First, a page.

Out of curiosity, what are you using Boulder for?


#4

Can you point to any documentation related to how we can swap out the pkcs11-proxy and instead use the module for CloudHSM? There are lots of moving parts in Boulder, … so even just a few sentences about which config files, and what changes to make would be very helpful.

By the way, we did some throughput measurements and the CloudHSM seems very slow, … less than 15 certs/sec. I have no idea if this is an inherent limitation.

Has anyone else done benchmarking with AWS CloudHSM? I would be interested to compare results. Is there a standalone HSM speed test available in Golang?

The slow certificate signing in CloudHSM causes another problem. When we try to push Boulder, the HSM is the rate-limiting step, so there is a growing backlog of pending CSRs. Boulder seems to use a fairly aggressive timeout deadline, so if the certificate is not signed and returned to the client within a few seconds, it gives up and returns 500 Internal Server Error.

Can you recommend how to adjust the timeout setting to be more forgiving? Is there an environment variable we can adjust? It would be good to accept a bursts of CSRs and let the queue drain over time.

Using Pebble, and signing certificates in software, we can easily get sustained throughput of 250 certs/sec. I know there are normally rate-limits per account, but what kind of throughput can Boulder sustain? How many certs/sec in production?


#5

The configuration for the PKCS11 module is in the CA’s config. In the test environment, that’s test/config/ca.json.

We do about 30 certs/sec in prod, plus many times more than that in signatures for OCSP responses. Performance really varies widely between HSM models, but should be documented for CloudHSM.

The pkcs11key package has a benchmark test that can be run manually as a performance test.

The timeout settings are also in the various config JSON, though I’d recommend matching your HSM capacity to your needs instead of tweaking timeouts. If the HSM can’t keep up, your backlog will grow infinitely.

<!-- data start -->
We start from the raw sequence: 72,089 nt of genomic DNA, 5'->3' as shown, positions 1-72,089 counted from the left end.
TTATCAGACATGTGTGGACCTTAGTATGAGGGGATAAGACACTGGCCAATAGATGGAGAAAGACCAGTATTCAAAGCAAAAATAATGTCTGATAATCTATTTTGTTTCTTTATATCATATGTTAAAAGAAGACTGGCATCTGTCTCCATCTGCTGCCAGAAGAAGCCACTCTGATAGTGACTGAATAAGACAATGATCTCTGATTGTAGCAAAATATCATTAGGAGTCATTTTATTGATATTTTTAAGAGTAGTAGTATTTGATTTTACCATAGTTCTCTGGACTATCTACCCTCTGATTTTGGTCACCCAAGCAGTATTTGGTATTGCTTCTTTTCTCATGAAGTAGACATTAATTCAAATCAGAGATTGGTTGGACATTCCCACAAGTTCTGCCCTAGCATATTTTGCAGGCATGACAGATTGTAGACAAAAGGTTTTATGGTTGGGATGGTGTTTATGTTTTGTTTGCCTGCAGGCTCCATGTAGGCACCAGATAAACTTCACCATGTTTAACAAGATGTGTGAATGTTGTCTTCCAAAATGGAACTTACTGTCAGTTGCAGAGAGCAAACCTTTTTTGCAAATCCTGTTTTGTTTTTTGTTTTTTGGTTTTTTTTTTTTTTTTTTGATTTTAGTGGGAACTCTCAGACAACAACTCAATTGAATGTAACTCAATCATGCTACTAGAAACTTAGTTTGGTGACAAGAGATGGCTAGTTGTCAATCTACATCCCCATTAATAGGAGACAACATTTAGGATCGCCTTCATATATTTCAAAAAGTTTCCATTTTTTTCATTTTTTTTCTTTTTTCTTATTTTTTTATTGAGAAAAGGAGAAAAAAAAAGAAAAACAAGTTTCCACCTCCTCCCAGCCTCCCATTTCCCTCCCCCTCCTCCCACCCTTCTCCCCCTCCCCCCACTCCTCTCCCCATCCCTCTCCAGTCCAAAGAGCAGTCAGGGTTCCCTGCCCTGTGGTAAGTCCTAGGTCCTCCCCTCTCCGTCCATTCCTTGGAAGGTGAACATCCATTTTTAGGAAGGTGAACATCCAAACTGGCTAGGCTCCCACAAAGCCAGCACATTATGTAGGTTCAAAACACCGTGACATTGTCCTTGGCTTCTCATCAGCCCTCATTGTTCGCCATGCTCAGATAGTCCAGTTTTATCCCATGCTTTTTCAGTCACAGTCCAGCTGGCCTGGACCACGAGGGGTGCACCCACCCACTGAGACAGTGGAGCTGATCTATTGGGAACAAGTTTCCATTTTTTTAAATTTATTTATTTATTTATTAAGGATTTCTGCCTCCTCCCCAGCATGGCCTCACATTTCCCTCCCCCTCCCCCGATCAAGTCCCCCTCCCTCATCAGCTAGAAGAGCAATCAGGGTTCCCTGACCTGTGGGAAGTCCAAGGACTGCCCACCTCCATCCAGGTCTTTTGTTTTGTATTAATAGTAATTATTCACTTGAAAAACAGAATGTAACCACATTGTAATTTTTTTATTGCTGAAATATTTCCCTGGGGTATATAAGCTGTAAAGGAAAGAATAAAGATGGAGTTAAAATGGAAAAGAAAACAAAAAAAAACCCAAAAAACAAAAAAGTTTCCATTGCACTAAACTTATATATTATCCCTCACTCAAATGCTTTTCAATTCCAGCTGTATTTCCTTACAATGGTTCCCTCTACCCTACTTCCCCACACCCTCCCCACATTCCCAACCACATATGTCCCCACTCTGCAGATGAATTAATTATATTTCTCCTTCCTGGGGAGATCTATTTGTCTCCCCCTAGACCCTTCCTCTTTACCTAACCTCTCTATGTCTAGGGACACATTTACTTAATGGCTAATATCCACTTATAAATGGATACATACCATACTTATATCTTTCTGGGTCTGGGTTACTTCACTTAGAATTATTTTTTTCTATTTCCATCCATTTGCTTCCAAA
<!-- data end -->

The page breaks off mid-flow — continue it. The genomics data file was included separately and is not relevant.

#6

Thanks for the valuable info, … I was able to replace the pkcs11-proxy library with the cloudhsm library and it worked as expected. Interestingly the throughput was about the same, so the proxy was not what was slowing us down.

I found the benchmark program /opt/cloudhsm/bin/pkpspeed and I was able to do RSA_CRT at a sustained rate of 330 ops/sec, and that was single-threaded, so it’s maybe not the HSM that is slowing us down. (I haven’t tried the pkcs11key package yet, but thanks for the tip.)

It would be interesting to know the typical number of crypto operations per certificate, since there is the pre-certificate, the SCTs, the OCSP responses, … Just to enable a back-of-the-envelope calculation to convert crypto ops/sec to certs/sec. For instance, if there were 6 ops per certificate that would suggest ~50 certs/sec maximum, given our CloudHSM performance.

In a separate discussion on this site, I mention that we recently found out that Boulder-SA seems to be our real bottleneck. And under heavy load, I suspect that some unlucky goroutine trying to send stuff through the SA may end up being delayed beyond the timeout, due to so many other requests randomly jumping in front of the line.


#7

This topic was automatically closed 30 days after the last reply. New replies are no longer allowed.